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Thread: Laminations to get contrasting designs

  1. #1

    Laminations to get contrasting designs

    I almost don't know how to phrase my question: it has to do with a jewelery box I saw that had a dark wood cover but had a contrasting wood crossing the was a narrow and non-constant width; the majority of the surface was the dark wood (walnut?--not sure).

    So my question is how does one go about creating a solid (not veneer) piece (say 3/8 to 1/2 thick) which has a "line" or "wedge" or "other design" across the surface. I assume some sort of lamination is involved but it is hard to visualize the dimensions of the lamination that would yield the kind of "plank" or "board" I want.

    Does anyone get the idea I am trying to convey and ask about? Can anyone point to some resources or share your experience in doing something like this?

    By the way,I tried searching here and other places for making a chess or checker board (or a backgammon board) but so far have not turned up anything except various references to veneers.

    Help. Please.


  2. #2
    Join Date
    Oct 2006
    ABQ NM
    Ken, do you have any pictures of something similar to what you want to make? I'm not sure I'm understanding what you're trying to do.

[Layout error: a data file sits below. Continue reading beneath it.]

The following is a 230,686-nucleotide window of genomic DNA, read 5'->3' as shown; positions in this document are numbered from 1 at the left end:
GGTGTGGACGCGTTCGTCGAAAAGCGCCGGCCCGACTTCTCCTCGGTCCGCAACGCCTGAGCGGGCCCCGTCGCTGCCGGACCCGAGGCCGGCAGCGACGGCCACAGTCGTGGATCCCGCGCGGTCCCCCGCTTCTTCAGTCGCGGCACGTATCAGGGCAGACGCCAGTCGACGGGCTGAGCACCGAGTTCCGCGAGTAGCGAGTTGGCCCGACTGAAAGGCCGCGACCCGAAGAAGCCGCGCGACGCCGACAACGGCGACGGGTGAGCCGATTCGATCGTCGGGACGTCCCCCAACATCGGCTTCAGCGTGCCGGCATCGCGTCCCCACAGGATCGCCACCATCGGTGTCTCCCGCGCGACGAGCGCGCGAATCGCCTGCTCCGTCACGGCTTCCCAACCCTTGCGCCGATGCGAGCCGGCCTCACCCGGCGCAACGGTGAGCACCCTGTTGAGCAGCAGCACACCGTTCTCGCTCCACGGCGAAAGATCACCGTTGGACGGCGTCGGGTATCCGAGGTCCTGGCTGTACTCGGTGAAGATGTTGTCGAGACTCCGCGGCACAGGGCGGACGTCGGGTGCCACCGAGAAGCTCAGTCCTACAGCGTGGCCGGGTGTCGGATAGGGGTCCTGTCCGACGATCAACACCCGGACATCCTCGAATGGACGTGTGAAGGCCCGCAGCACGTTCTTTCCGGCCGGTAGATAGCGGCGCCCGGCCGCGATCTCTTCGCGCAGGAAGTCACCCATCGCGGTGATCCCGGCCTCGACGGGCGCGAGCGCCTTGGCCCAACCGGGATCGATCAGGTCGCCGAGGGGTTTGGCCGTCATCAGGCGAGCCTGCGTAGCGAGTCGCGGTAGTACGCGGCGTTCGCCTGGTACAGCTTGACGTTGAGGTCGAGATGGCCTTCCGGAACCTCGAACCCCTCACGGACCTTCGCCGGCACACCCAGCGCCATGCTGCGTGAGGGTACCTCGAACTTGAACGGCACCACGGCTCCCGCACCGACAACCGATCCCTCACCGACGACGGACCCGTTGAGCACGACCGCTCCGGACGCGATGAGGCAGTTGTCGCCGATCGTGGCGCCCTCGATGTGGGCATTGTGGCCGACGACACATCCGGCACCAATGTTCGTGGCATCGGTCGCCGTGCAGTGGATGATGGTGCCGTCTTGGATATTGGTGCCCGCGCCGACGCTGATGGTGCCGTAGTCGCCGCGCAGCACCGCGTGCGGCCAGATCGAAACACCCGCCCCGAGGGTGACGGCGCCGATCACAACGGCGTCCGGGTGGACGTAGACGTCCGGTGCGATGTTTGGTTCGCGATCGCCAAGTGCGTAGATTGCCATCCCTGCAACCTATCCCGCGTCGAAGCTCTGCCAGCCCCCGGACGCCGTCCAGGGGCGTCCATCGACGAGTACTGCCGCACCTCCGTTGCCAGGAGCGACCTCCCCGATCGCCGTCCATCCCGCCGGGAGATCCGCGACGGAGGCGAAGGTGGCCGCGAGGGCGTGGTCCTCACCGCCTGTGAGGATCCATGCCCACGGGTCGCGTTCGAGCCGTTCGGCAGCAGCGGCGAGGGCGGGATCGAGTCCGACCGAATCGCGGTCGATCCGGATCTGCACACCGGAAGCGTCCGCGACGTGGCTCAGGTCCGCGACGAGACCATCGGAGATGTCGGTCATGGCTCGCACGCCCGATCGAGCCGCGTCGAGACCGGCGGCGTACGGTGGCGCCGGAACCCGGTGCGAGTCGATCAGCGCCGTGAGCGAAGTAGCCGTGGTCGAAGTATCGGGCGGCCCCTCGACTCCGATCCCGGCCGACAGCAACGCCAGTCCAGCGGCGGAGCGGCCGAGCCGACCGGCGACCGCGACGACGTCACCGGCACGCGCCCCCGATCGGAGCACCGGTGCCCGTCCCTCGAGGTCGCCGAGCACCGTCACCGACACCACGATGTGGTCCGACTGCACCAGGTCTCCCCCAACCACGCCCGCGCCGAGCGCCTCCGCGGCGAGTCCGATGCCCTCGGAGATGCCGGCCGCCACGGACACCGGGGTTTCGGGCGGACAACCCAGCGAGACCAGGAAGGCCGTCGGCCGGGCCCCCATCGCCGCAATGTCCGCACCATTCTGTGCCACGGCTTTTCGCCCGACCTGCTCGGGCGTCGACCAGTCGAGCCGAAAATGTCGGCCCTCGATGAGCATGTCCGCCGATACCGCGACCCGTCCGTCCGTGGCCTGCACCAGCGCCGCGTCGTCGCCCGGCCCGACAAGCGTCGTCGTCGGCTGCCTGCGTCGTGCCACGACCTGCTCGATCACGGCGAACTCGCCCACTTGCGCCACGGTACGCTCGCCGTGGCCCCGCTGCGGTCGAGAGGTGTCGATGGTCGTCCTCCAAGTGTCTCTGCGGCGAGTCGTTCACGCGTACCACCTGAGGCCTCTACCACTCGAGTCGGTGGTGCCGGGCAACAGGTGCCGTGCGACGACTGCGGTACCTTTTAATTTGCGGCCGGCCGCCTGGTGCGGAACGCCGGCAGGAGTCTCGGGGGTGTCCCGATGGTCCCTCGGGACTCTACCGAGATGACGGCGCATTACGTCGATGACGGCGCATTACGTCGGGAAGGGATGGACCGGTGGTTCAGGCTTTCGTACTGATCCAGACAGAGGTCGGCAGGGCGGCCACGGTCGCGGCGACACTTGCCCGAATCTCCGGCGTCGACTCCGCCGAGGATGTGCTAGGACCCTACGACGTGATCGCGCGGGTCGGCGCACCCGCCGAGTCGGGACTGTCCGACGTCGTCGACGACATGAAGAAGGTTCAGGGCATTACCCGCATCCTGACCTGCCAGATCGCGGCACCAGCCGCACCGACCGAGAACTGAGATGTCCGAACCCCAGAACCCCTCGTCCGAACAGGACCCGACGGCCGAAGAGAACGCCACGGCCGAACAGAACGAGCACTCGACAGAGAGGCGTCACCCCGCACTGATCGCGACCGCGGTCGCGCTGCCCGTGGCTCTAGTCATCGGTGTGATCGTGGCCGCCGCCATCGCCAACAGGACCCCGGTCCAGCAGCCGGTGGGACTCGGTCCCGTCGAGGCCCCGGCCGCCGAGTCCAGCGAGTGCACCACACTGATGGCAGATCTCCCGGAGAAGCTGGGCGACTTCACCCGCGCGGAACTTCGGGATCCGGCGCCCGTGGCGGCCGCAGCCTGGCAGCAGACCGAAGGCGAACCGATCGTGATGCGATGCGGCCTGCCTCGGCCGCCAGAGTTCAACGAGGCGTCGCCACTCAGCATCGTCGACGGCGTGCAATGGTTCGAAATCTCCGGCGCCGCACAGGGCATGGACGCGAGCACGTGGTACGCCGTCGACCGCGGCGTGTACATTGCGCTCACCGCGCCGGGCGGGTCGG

As far as the chess or checker board, maybe this tutorial for making a 3-D cutting board will give you some ideas. A chess board would be the same concept, just with 90 cuts instead of 60.
    When the going gets weird, the weird turn pro. - Hunter S. Thompson
    When the weird get going, they start their own forum. - Vaughn McMillan

  3. #3
    Join Date
    Nov 2006
    Austin, Texas
    You might want to look at the table and chair made by Greg Silkenson on his web site at Greg cut the curve, then sanded it to create a gap of constant thickness (despite the change of direction), then glued the pieces together somewhat like a bentwood lamination.
    Charlie Plesums, Austin Texas
    (Retired early to become a custom furnituremaker)
    Lots of my free advice at

  4. #4
    Join Date
    Oct 2006
    ABQ NM
    Charlie brings up a good point. Here's a similar take on the idea:

    It was made in much the same manner as Charlie described.
    When the going gets weird, the weird turn pro. - Hunter S. Thompson
    When the weird get going, they start their own forum. - Vaughn McMillan

  5. #5
    I appreciate the replies and ideas. I went ahead and tried to illustrate the idea(s) that I am trying to create. I want to do something to the top of a box to make it more attractive by having a contrasting wood "embedded" in the top. The picture illustrates two possible concepts. I do not want to do an inlay but rather some lamination or glue up.

    The idea of glue up of shaped wood seems easy to fit into the wedge shape illustrated below. But how to I create a "border" of the constrasting wood shown next to it?

    I know this must be pretty basic to most of you guys, but pretty new territory for me.

    Attached Thumbnails Attached Thumbnails K Box.gif  

  6. #6